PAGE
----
Questions about human migration from Asia to the Americas have perplexed anthropologists for decades, but as scenarios about the peopling of the New World come and go, the big questions have remained. Do the ancestors of Native Americans derive from only a small number of "founders" who trekked to the Americas via the Bering land bridge" How did their migration to the New World proceed" What, if anything, did the climate have to do with their migration" And what took them so long"
A team of 21 researchers, led by Ripan Malhi, a geneticist in the department of anthropology at the University of Illinois, has a new set of ideas. One is a striking hypothesis that seems to map the peopling process during the pioneering phase and well beyond, and at the same time show that there was much more genetic diversity in the founder population than was previously thought.
The team's findings appear in a recent issue of the Public Library of Science in an article titled, "Beringian Standstill and Spread of Native American Founders."
"Our phylogeographic analysis of a new mitochondrial genome dataset allows us to draw several conclusions," the authors wrote.
"First, before spreading across the Americas, the ancestral population paused in Beringia long enough for specific mutations to accumulate that separate the New World founder lineages from their Asian sister-clades." (A clade is a group of mitochondrial DNAs (mtDNAs ) that share a recent common ancestor, Malhi said. Sister-clades would include two groups of mtDNAs that each share a recent common ancestor and the common ancestor for each clade is closely related.)
Or, to express this first conclusion another way, the ancestors of Native Americans who first left Siberia for greener pastures perhaps as much as 30,000 years ago, came to a standstill on Beringia - a landmass that existed during the last glacial maximum that extended from Northeastern Siberia to Western Alaska, including the Bering land bridge - and they were isolated there long enough - as much as 15,000 years - to maturate and differentiate themselves genetically from their Asian sisters.
"Second, founding haplotypes or lineages are uniformly distributed across North and South America instead of exhibiting a nested structure from north to south. Thus, after the Beringian standstill, the initial North to South migration was likely a swift pioneering process, not a gradual diffusion."
The DNA data also suggest a lot more to-ing and fro-ing than has been suspected of populations during the past 30,000 years in Northeast Asia and North America. The analysis of the dataset shows that after the initial peopling of Beringia, there were a series of back migrations to Northeast Asia as well as forward migrations to the Americas from Beringia, thus "more recent bi-directional gene flow between Siberia and the North American Arctic."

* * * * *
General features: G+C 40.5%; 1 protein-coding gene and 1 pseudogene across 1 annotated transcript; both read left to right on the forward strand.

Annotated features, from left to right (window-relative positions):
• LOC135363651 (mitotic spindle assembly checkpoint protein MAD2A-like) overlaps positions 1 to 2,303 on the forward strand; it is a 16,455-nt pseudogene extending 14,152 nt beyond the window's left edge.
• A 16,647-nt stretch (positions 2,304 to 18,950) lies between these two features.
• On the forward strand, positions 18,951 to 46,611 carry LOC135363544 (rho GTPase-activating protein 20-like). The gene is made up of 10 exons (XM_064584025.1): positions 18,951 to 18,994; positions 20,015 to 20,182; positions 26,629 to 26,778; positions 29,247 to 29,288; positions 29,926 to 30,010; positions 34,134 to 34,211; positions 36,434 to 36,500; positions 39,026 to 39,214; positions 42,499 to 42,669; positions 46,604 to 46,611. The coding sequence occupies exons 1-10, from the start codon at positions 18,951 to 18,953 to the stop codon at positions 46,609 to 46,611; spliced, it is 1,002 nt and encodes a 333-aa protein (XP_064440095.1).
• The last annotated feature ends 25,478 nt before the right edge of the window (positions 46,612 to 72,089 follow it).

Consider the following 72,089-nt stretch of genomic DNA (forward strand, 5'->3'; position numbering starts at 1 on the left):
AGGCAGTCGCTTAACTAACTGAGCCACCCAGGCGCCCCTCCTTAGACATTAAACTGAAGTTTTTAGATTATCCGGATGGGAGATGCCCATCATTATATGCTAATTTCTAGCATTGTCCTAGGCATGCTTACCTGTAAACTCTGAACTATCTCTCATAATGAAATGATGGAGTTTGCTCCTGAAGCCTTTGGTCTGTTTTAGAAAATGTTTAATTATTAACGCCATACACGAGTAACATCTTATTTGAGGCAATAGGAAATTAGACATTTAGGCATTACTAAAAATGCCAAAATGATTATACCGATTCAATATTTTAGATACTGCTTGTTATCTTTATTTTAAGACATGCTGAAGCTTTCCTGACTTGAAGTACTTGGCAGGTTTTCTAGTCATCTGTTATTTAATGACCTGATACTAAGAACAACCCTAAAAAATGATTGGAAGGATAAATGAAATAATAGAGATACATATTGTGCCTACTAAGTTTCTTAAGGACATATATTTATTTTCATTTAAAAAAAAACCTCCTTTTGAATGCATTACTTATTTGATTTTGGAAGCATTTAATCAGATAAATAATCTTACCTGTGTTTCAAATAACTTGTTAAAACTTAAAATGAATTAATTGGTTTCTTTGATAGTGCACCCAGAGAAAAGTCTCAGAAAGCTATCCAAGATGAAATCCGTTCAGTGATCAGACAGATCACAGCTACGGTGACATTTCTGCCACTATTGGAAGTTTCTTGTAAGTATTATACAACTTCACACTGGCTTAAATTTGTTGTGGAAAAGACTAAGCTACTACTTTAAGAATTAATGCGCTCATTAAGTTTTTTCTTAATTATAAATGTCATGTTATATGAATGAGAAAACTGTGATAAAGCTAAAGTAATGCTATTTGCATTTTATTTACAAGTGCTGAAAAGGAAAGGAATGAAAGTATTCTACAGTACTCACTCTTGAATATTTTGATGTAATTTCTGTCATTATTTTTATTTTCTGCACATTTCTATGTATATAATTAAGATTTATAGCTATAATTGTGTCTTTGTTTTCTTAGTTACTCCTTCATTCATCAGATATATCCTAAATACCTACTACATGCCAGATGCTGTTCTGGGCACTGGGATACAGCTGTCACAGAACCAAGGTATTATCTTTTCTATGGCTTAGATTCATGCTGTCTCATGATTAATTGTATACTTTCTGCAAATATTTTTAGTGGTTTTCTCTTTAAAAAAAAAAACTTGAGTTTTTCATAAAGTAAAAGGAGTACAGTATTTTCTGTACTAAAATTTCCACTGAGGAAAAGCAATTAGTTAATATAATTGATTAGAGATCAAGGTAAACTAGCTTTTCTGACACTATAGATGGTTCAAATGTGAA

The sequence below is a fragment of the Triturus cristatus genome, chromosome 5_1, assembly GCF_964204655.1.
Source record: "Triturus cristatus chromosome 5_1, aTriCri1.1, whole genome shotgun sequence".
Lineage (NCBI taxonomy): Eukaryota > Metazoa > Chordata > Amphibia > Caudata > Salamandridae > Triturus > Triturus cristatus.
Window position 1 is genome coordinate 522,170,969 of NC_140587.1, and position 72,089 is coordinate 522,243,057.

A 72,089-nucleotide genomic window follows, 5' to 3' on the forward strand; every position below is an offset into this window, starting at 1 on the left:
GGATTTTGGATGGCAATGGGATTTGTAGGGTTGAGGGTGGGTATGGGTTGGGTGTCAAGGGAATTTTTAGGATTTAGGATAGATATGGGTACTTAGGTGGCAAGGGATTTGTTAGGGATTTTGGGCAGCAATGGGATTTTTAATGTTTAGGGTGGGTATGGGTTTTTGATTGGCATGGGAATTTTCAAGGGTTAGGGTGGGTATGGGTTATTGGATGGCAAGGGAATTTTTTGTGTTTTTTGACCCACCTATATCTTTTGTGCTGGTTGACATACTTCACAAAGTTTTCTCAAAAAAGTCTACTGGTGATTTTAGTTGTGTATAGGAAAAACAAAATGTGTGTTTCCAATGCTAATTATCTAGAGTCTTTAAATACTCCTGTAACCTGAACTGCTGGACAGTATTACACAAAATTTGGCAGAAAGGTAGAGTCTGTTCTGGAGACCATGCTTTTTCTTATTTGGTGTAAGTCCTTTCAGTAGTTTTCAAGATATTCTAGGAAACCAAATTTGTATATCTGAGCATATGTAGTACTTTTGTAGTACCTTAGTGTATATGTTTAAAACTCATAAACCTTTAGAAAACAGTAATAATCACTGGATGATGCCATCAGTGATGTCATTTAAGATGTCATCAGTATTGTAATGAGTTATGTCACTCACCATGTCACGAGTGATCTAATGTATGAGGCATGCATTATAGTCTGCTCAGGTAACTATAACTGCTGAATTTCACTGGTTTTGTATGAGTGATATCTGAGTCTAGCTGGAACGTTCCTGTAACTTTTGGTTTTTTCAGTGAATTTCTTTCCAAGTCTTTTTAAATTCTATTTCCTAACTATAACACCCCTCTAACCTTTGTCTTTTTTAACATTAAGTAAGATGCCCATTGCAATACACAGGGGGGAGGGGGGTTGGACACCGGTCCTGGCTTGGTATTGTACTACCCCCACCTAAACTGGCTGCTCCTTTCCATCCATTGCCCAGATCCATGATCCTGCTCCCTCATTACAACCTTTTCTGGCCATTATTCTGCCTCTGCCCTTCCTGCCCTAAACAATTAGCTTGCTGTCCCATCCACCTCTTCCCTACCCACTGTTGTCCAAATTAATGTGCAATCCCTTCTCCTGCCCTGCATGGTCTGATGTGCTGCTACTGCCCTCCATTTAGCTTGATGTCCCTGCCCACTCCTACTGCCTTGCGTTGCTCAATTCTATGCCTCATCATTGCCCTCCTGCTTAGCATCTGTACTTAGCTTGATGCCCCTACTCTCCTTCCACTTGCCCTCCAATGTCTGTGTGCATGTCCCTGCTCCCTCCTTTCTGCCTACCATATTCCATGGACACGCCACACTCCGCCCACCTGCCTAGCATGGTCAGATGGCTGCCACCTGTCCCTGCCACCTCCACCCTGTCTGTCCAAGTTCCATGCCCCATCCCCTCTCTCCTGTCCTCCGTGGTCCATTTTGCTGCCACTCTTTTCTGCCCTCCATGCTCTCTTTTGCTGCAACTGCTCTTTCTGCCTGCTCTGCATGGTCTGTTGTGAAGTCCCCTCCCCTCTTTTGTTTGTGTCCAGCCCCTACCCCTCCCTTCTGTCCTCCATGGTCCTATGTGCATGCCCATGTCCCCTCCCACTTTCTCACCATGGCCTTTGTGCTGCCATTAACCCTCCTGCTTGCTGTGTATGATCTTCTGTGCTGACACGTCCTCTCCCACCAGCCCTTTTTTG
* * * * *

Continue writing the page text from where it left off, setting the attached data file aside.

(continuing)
To investigate the pioneering phase in the Americas, Malhi and his team, a group of geneticists from around the world, pooled their genomic datasets and then analyzed 623 complete mitochondrial DNAs (mtDNAs) from the Americas and Asia, including 20 new complete mtDNAs from the Americas and seven from Asia. The sequence data was used to direct high-resolution genotyping from 20 American and 26 Asian populations. Mitochondrial DNA, that is, DNA found in organelles, rather than in the cell nucleus, is considered to be of separate evolutionary origin, and is inherited from only one parent - the female.
The team identified three new sub-clades that incorporate nearly all of Native American haplogroup C mtDNAs - all of them widely distributed in the New World, but absent in Asia; and they defined two additional founder groups, "which differ by several mutations from the Asian-derived ancestral clades."
What puzzled them originally was the disconnect between recent archaeological datings. New evidence places Homo sapiens at the Yana Rhinoceros Horn Site in Siberia - as likely a departure point for the migrants as any in the region - as early as 30,000 years before the present, but the earliest archaeological site at the southern end of South America is dated to only 15,000 years ago.
"These archaeological dates suggested two likely scenarios," the authors wrote: Either the ancestors of Native Americans peopled Beringia before the Last Glacial Maximum, but remained locally isolated - likely because of ecological barriers - until entering the Americas 15,000 years before the present (the Beringian incubation model, BIM); or the ancestors of Native Americans did not reach Beringia until just before 15,000 years before the present, and then moved continuously on into the Americas, being recently derived from a larger parent Asian population (direct colonization model, DCM).
Thus, for this study the team set out to test the two hypotheses: one, that Native Americans' ancestors moved directly from Northeast Asia to the Americas; the other, that Native American ancestors were isolated from other Northeast Asian populations for a significant period of time before moving rapidly into the Americas all the way down to Tierra del Fuego.
"Our data supports the second hypothesis: The ancestors of Native Americans peopled Beringia before the Last Glacial Maximum, but remained locally isolated until entering the Americas at 15,000 years before the present."
Before coming to Illinois 14 months ago, Malhi taught at the University of California at Davis and was a co-founder of Trace Genetics, now part of DNAPrint Genomics Inc. At Illinois Malhi directs the Molecular Anthropology Laboratory, which conducts research in the areas of molecular anthropology, ancient DNA analysis, phylogenetics, evolutionary genomics, forensic science and population genetics.